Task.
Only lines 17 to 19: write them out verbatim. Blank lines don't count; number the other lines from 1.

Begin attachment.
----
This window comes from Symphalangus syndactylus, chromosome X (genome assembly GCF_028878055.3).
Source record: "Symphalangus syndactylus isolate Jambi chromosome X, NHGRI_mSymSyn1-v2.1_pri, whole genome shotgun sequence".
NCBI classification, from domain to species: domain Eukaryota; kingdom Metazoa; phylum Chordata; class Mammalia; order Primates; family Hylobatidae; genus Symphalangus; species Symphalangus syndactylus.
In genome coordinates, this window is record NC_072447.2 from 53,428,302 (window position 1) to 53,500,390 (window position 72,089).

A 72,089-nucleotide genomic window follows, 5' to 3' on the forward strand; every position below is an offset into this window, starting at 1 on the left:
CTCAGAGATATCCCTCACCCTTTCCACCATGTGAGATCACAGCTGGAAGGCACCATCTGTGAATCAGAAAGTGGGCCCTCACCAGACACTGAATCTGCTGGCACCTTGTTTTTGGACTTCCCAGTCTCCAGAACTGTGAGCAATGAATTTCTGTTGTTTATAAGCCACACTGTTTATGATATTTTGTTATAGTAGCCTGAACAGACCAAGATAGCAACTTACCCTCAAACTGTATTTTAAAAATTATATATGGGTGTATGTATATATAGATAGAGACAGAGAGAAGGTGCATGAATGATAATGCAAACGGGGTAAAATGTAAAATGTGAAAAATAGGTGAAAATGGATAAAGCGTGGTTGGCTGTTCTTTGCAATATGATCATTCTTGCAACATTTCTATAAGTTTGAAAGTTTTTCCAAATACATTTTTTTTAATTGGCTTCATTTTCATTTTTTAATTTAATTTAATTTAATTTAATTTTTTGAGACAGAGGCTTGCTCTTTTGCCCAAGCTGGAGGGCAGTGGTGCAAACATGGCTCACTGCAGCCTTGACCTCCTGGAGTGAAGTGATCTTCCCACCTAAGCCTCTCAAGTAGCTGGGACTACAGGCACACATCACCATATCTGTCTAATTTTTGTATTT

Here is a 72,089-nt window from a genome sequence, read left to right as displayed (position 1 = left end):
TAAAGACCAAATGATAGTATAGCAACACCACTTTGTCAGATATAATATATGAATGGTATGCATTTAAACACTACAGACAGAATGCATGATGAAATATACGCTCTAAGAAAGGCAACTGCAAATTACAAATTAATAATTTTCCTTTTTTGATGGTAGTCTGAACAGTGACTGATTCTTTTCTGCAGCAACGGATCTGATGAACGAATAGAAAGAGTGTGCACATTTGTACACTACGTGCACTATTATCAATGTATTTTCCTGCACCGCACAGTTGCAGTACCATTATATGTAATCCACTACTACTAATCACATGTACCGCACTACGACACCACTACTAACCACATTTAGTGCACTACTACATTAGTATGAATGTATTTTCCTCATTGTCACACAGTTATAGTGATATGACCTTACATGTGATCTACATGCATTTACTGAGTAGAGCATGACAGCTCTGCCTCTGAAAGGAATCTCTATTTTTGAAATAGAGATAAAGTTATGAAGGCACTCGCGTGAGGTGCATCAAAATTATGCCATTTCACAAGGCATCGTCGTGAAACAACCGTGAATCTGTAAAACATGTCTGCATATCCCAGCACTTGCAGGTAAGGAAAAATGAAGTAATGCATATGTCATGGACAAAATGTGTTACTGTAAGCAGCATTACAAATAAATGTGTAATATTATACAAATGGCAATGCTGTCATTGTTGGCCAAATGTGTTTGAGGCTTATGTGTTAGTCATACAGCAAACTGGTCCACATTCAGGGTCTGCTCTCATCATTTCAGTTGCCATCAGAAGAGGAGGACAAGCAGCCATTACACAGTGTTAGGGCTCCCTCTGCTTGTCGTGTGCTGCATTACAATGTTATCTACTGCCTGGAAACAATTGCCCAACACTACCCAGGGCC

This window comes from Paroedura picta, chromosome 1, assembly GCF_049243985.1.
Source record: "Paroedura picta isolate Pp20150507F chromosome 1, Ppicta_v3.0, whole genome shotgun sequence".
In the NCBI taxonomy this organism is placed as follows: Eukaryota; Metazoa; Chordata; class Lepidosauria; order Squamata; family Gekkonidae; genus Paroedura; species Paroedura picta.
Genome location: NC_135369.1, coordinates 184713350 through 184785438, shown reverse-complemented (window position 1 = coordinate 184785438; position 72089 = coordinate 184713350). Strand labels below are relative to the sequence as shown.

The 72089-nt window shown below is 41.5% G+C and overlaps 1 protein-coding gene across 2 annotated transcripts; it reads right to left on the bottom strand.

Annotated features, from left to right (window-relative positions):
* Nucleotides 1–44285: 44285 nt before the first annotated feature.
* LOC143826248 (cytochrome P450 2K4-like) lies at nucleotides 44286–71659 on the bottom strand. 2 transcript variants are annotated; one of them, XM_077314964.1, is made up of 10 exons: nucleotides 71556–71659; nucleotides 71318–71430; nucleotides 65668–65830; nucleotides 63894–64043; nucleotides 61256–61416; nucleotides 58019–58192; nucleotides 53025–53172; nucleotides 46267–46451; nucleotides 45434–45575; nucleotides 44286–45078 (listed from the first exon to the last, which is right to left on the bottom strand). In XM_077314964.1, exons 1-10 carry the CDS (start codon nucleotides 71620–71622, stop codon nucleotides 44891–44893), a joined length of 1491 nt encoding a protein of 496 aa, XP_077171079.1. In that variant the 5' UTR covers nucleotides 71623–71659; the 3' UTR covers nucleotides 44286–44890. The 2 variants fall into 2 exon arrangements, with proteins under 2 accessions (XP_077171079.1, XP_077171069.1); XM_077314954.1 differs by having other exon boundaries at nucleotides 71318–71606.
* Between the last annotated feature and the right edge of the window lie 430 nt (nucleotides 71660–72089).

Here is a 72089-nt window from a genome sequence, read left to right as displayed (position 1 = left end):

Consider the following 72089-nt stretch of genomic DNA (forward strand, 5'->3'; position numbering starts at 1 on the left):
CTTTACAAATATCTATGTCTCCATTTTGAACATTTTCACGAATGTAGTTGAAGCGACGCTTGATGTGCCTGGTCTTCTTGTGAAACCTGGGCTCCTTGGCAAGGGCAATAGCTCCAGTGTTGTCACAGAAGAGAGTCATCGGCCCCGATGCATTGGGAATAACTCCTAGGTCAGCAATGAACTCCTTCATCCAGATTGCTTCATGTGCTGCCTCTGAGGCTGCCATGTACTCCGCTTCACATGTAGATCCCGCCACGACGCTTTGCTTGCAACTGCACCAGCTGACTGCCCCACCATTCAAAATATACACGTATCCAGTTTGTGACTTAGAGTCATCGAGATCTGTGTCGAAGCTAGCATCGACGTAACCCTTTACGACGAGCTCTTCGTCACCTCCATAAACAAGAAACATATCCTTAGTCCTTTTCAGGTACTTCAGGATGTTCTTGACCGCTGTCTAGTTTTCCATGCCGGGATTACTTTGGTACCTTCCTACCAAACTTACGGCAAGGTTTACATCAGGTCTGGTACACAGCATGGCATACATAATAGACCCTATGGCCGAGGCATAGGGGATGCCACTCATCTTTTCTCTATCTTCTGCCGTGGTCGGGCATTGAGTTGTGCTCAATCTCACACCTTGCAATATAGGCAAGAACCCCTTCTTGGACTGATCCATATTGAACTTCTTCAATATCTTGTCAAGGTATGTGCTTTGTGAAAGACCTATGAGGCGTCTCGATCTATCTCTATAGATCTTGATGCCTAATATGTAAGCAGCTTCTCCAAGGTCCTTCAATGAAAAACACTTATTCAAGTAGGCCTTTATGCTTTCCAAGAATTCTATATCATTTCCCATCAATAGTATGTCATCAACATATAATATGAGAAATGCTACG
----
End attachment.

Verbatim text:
* Between the last annotated feature and the right edge of the window lie 430 nt (nucleotides 71660–72089).

Here is a 72089-nt window from a genome sequence, read left to right as displayed (position 1 = left end):

Consider the following 72089-nt stretch of genomic DNA (forward strand, 5'->3'; position numbering starts at 1 on the left):